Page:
LET ME BE FREE

A NEZ PERCÇ TRAGEDY

Lavender, a prolific historian of the West (The Way to the Western Sea, 1988, etc.), offers a tragic tale of a Native American tribe's loss of its land, culture, and identity. The 1877 flight of the Nez PercÇ is one of the most famous and mournful episodes in the long history of Indian disenfranchisement. For three and a half months and 1700 miles, they managed to elude General O.O. Howard in an escape from their Pacific Northwest homelands, only to be overtaken a mere two days' ride from safety in Canada. During that time, white Americans came to admire the tribe's Chief Joseph as a master orator and military tactician who continually managed to outfox his pursuers. Here, Lavender sees the flight of the Nez PercÇ as the culmination of the tribe's more than 75 years of encounters with whites, including Lewis and Clark, British and American fur traders, missionaries, miners, farmers, Indian agents, and federal troops. In the process, the Nez PercÇ were buffeted by outside forces—horses, guns, diseases, material goods they badly wanted but could scarcely afford—that filled them with doubt about their traditional guardian spirits (wayakins). Yet, Lavender says, the major mistake this peaceful, much put-upon people made was to believe the US government's promise that treaties guaranteed their right to the land of their fathers. As sympathetic as Lavender is to the Nez PercÇ, though, he is careful not to make exaggerated claims for them. For instance, he shows that General Howard invented Chief Joseph's skill as a wily military genius in order to excuse the general's own bumbling pursuit of the tribe. A powerful lament for a tribe that illustrates, as Lavender says, ``the infinite sadness of a race's defeat and death.'' (Sixteen pages of b&w photographs.)

Pub Date: May 20, 1992

ISBN: 0-06-016707-6

Page Count: 352

Publisher: HarperCollins

Review Posted Online: May 20, 2010

Kirkus Reviews Issue: March 15, 1992

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The author's youthfulness helps to assure the inevitable comparison with the Anne Frank diary although over and above the...

NIGHT

Elie Wiesel spent his early years in a small Transylvanian town as one of four children. 

He was the only one of the family to survive what Francois Maurois, in his introduction, calls the "human holocaust" of the persecution of the Jews, which began with the restrictions, the singularization of the yellow star, the enclosure within the ghetto, and went on to the mass deportations to the ovens of Auschwitz and Buchenwald. There are unforgettable and horrifying scenes here in this spare and sombre memoir of this experience of the hanging of a child, of his first farewell with his father who leaves him an inheritance of a knife and a spoon, and of his last goodbye at Buchenwald his father's corpse is already cold let alone the long months of survival under unconscionable conditions.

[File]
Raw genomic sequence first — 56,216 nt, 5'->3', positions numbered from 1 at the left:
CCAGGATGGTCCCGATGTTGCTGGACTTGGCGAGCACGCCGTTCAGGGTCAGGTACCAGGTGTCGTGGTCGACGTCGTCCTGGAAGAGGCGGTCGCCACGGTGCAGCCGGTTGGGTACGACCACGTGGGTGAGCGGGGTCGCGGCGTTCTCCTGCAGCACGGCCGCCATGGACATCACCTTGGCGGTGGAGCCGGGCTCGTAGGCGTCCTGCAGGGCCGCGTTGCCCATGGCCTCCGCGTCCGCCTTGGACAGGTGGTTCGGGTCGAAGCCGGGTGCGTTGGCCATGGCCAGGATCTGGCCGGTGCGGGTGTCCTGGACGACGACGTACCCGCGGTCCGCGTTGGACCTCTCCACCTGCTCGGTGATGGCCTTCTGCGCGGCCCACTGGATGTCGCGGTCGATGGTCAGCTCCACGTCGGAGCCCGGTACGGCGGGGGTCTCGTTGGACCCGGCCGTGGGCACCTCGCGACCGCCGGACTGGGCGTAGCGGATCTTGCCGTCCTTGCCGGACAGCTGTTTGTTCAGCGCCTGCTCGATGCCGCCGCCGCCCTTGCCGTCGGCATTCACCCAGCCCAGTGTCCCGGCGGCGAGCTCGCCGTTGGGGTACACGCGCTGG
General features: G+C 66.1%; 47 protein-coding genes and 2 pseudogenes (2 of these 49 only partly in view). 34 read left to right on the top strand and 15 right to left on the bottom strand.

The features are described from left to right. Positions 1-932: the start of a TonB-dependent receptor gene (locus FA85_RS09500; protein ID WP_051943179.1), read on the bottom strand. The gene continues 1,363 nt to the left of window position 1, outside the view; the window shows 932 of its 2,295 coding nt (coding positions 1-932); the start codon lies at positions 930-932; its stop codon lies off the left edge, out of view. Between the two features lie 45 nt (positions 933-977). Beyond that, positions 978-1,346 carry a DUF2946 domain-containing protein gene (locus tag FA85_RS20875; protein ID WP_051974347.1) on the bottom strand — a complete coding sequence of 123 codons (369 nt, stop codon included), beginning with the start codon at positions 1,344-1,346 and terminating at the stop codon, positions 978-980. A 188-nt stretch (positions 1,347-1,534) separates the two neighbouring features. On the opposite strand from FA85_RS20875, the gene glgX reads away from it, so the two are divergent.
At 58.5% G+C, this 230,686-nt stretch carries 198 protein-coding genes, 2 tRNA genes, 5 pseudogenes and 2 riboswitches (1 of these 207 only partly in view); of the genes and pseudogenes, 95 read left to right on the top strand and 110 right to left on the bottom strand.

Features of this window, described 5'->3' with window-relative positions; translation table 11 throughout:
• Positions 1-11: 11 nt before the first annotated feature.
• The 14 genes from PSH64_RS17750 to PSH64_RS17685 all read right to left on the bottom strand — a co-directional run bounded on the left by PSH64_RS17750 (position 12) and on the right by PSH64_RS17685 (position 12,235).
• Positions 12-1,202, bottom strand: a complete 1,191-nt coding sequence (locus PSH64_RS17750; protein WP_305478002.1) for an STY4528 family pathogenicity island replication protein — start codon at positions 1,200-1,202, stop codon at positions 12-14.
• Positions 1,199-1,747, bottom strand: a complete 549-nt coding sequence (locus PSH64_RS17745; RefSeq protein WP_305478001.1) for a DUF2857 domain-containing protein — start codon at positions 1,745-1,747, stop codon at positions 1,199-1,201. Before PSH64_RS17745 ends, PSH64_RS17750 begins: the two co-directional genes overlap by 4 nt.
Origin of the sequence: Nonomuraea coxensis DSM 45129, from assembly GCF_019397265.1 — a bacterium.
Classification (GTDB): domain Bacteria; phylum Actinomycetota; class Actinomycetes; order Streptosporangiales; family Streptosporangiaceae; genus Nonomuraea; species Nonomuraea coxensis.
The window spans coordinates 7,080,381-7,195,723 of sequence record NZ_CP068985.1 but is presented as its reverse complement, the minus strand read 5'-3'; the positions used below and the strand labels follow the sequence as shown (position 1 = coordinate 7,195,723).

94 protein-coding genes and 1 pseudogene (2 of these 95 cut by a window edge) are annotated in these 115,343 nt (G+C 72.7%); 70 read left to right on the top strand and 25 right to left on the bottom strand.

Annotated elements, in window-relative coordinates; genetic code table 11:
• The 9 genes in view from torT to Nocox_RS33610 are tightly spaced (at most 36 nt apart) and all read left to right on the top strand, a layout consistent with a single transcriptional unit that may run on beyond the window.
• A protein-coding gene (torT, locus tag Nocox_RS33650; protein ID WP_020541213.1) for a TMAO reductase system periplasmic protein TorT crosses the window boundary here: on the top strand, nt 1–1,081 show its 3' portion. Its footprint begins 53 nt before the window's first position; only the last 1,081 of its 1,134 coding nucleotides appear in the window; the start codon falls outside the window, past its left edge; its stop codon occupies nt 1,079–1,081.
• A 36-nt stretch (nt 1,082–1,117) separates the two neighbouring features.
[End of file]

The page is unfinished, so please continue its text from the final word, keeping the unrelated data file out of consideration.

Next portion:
The author's youthfulness helps to assure the inevitable comparison with the Anne Frank diary although over and above the sphere of suffering shared, and in this case extended to the death march itself, there is no spiritual or emotional legacy here to offset any reader reluctance.

Pub Date: Jan. 16, 2006

ISBN: 0374500010

Page Count: 120

Publisher: Hill & Wang

Review Posted Online: Oct. 7, 2011

Kirkus Reviews Issue: Jan. 15, 2006

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A PEOPLE'S HISTORY OF THE UNITED STATES

For Howard Zinn, long-time civil rights and anti-war activist, history and ideology have a lot in common. Since he thinks that everything is in someone's interest, the historian—Zinn posits—has to figure out whose interests he or she is defining/defending/reconstructing (hence one of his previous books, The Politics of History). Zinn has no doubts about where he stands in this "people's history": "it is a history disrespectful of governments and respectful of people's movements of resistance." So what we get here, instead of the usual survey of wars, presidents, and institutions, is a survey of the usual rebellions, strikes, and protest movements. Zinn starts out by depicting the arrival of Columbus in North America from the standpoint of the Indians (which amounts to their standpoint as constructed from the observations of the Europeans); and, after easily establishing the cultural disharmony that ensued, he goes on to the importation of slaves into the colonies. Add the laborers and indentured servants that followed, plus women and later immigrants, and you have Zinn's amorphous constituency. To hear Zinn tell it, all anyone did in America at any time was to oppress or be oppressed; and so he obscures as much as his hated mainstream historical foes do—only in Zinn's case there is that absurd presumption that virtually everything that came to pass was the work of ruling-class planning: this amounts to one great indictment for conspiracy. Despite surface similarities, this is not a social history, since we get no sense of the fabric of life. Instead of negating the one-sided histories he detests, Zinn has merely reversed the image; the distortion remains.

Pub Date: Jan. 1, 1979

ISBN: 0061965588

Page Count: 772

Publisher: Harper & Row

Review Posted Online: May 26, 2012

Kirkus Reviews Issue: Jan. 1, 1979

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